Understanding the Taiwanese perspective | Guest column

Being Asian in America is a complex experience primarily because the term “Asian” singularizes and organizes a cacophonic plurality of cultures and lived experiences into a monolithic category called “Asian American.”

However, there is more to the Asian experience than we assume. Asian immigrants bring in stories and histories that are often overlooked in the midst of more popular cultural histories and stories.

Take for instance the story of freedom and strife that many Taiwanese Americans have been trying to convey by marching through the streets of New York and Seattle. The Taiwanese experience has noticeably gathered more momentum since October 2021, with Taiwan-U.S. relations becoming a recurring subject of discussion in the media. Experts attribute this to the looming threat of a potential invasion of Taiwan by China in 2022-2023, and to the U.S.’s role in attempting to arrest the invasion along with the consequent geopolitical repercussions of Taiwan’s invasion. Most of these hypotheses remain ambiguous at this point.

The U.S. has a significant Taiwanese American population. I met Sean Su, a first-generation Taiwanese American activist, recently to understand the complex politico-historical journey of Taiwan through his story.

Sean was born to Taiwanese immigrants who escaped to the U.S. in the 1980s. His father was a journalist who had to flee the consequences of uncovering a criminal activity closely tied to triads with connections to the government. Sean’s aunt had already been executed for speaking out against the government during the White Terror, and it was unlikely that his father would take the risk of endangering his own family by staying in Taiwan.

The complexity of Taiwanese politics, that drove Sean’s family out of the island, goes back to the 1940s. Officially known as The Republic of China (ROC), Taiwan came under the control of the nationalist government of China in 1945 following the cessation of Japanese occupation. However, a civil war back in the Chinese mainland, between the Kuomintang (KMT)-led nationalist government and the Chinese Communist Party (CCP), forced the former government to retreat to the island of Taiwan.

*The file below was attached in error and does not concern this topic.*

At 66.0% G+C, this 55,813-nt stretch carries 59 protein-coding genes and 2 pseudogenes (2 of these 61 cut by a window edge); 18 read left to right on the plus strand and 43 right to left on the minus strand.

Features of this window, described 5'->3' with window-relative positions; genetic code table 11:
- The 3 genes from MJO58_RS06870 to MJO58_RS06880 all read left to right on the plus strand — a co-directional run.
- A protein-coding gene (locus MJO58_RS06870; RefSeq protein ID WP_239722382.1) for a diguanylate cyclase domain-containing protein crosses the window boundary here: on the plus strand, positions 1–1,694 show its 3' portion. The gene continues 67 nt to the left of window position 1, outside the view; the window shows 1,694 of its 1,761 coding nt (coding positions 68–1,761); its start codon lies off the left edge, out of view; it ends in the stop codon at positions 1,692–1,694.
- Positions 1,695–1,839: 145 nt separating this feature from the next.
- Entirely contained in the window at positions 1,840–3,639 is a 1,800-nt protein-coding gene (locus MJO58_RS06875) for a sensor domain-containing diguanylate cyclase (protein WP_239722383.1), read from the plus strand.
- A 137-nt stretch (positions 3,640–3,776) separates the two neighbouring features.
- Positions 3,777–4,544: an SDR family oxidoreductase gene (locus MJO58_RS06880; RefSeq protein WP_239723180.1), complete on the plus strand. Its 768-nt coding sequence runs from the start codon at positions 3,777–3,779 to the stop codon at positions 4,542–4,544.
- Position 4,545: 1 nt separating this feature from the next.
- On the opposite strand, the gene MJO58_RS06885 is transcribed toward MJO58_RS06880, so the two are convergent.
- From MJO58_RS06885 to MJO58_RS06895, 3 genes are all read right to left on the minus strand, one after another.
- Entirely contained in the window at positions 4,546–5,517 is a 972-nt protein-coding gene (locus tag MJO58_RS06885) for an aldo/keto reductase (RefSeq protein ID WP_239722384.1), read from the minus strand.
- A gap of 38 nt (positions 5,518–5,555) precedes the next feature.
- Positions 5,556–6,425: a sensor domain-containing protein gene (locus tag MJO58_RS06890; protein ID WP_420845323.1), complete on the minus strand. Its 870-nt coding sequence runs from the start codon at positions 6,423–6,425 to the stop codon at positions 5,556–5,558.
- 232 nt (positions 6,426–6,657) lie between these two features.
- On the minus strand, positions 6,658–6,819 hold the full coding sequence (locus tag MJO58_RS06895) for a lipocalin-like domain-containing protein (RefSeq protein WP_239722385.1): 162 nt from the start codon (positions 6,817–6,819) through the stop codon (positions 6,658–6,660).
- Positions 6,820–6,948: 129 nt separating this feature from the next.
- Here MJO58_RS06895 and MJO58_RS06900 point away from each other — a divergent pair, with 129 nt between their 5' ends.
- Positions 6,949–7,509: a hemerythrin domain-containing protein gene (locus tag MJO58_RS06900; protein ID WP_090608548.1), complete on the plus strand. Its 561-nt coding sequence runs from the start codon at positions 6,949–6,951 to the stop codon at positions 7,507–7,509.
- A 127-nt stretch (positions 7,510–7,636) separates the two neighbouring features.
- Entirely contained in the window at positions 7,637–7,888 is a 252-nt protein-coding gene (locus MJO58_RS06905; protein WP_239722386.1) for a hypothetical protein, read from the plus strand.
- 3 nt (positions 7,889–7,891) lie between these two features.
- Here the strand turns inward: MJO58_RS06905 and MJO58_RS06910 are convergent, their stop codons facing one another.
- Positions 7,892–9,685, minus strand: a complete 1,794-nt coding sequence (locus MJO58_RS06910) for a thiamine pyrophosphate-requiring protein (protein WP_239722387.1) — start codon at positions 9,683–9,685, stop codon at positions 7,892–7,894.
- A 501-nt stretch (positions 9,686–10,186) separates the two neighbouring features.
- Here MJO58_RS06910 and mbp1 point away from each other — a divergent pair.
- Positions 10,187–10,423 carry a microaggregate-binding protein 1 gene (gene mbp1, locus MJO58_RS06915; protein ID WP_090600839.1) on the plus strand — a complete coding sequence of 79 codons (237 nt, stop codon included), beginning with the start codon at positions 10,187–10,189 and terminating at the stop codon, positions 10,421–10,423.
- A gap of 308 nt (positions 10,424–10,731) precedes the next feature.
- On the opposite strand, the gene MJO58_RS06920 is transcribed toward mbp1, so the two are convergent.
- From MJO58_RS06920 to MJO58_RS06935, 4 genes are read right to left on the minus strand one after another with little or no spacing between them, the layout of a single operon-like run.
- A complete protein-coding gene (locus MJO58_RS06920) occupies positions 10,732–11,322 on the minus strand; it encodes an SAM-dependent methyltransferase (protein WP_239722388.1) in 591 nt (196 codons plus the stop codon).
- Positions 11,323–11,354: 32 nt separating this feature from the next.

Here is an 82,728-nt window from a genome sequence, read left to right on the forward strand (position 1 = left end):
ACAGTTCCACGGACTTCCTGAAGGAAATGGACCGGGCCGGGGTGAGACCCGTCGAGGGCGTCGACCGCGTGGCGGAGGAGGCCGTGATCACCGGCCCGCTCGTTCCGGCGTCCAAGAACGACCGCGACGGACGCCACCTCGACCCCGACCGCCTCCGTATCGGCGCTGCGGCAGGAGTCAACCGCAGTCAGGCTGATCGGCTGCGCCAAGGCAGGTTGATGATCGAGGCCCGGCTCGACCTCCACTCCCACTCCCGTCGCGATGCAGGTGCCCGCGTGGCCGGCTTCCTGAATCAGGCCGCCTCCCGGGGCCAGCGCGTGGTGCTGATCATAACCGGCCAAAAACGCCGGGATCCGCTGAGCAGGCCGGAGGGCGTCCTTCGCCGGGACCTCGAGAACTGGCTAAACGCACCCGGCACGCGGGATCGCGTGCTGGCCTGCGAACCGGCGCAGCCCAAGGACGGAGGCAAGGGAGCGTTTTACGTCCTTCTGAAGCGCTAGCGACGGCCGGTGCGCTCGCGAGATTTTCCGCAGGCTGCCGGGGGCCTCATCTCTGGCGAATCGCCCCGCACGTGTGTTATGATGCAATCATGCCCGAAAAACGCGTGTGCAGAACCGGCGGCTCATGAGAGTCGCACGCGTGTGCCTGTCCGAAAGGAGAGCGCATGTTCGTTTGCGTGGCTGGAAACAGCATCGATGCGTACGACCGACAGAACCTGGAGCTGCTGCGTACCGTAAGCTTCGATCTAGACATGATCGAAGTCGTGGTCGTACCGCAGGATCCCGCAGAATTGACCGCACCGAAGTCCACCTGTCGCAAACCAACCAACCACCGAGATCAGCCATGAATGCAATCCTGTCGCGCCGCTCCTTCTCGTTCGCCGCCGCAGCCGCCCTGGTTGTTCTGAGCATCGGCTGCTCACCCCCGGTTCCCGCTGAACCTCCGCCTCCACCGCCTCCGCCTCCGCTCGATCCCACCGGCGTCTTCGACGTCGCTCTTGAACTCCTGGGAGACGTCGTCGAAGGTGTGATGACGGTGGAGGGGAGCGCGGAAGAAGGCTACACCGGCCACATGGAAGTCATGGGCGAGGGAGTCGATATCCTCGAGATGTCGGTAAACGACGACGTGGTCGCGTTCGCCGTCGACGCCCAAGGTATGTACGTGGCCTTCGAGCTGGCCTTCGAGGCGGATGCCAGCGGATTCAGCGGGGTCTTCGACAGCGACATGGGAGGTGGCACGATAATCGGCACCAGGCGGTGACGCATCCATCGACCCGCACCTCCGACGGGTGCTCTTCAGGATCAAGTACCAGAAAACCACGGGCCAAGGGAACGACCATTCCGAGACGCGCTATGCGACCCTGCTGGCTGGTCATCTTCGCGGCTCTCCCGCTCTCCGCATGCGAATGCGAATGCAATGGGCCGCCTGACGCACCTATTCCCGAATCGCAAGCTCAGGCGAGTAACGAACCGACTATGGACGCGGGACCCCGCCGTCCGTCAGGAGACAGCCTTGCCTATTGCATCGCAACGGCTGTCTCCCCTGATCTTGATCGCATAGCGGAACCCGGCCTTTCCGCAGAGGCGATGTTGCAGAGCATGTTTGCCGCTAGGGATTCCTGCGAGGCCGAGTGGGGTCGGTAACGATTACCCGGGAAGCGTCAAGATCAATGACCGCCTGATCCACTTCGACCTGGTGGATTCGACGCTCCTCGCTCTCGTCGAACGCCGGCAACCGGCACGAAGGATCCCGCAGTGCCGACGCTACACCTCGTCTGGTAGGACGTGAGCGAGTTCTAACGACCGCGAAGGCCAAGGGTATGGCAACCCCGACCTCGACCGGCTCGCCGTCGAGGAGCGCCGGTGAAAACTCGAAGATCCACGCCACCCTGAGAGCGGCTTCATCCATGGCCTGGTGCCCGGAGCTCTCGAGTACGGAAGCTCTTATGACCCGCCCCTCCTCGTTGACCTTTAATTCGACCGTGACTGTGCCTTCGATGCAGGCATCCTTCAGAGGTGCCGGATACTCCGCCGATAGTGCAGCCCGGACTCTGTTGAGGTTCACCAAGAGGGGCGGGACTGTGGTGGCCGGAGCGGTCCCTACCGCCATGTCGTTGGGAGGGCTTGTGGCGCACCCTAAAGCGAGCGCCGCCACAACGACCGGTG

The nationalist party from China found itself at loggerheads with a Taiwan that was under Japanese colonial influence for 50 years. Steven Phillips in his essay “Between Assimilation and Independence” notes how the Japanese colonial era left Taiwan with much higher standards of living, education and sanitary conditions compared to mainland China. Not only was this a reason for the new rulers (KMT-led government) to struggle with the decolonization and reintegration efforts, but it also led to setting up a state security apparatus that clamped down on any form of dissent or anything the government recognized as disloyal to its interests. Any failure to prove loyalty to this new government led to arrests, imprisonment, and other forms of disciplining.

The reintegration efforts by the government were what led to the Feb. 28 massacre and the period of White Terror in Taiwan, when Sean’s aunt — like thousands of other dissenters and pro-democracy activists — was executed. Martial law and the excessive control of a state security apparatus on the locals of Taiwan would continue until 1987. The 1990s saw Taiwan’s democratization. Ever since, Taiwanese people have kept up the momentum of social movements. And 21st century movements such as the Anti-Media Monopoly movement, Sunflower movement, and Wild Strawberry movement bear testimony to this culture of activism and revolution that shapes the present Taiwanese civil society.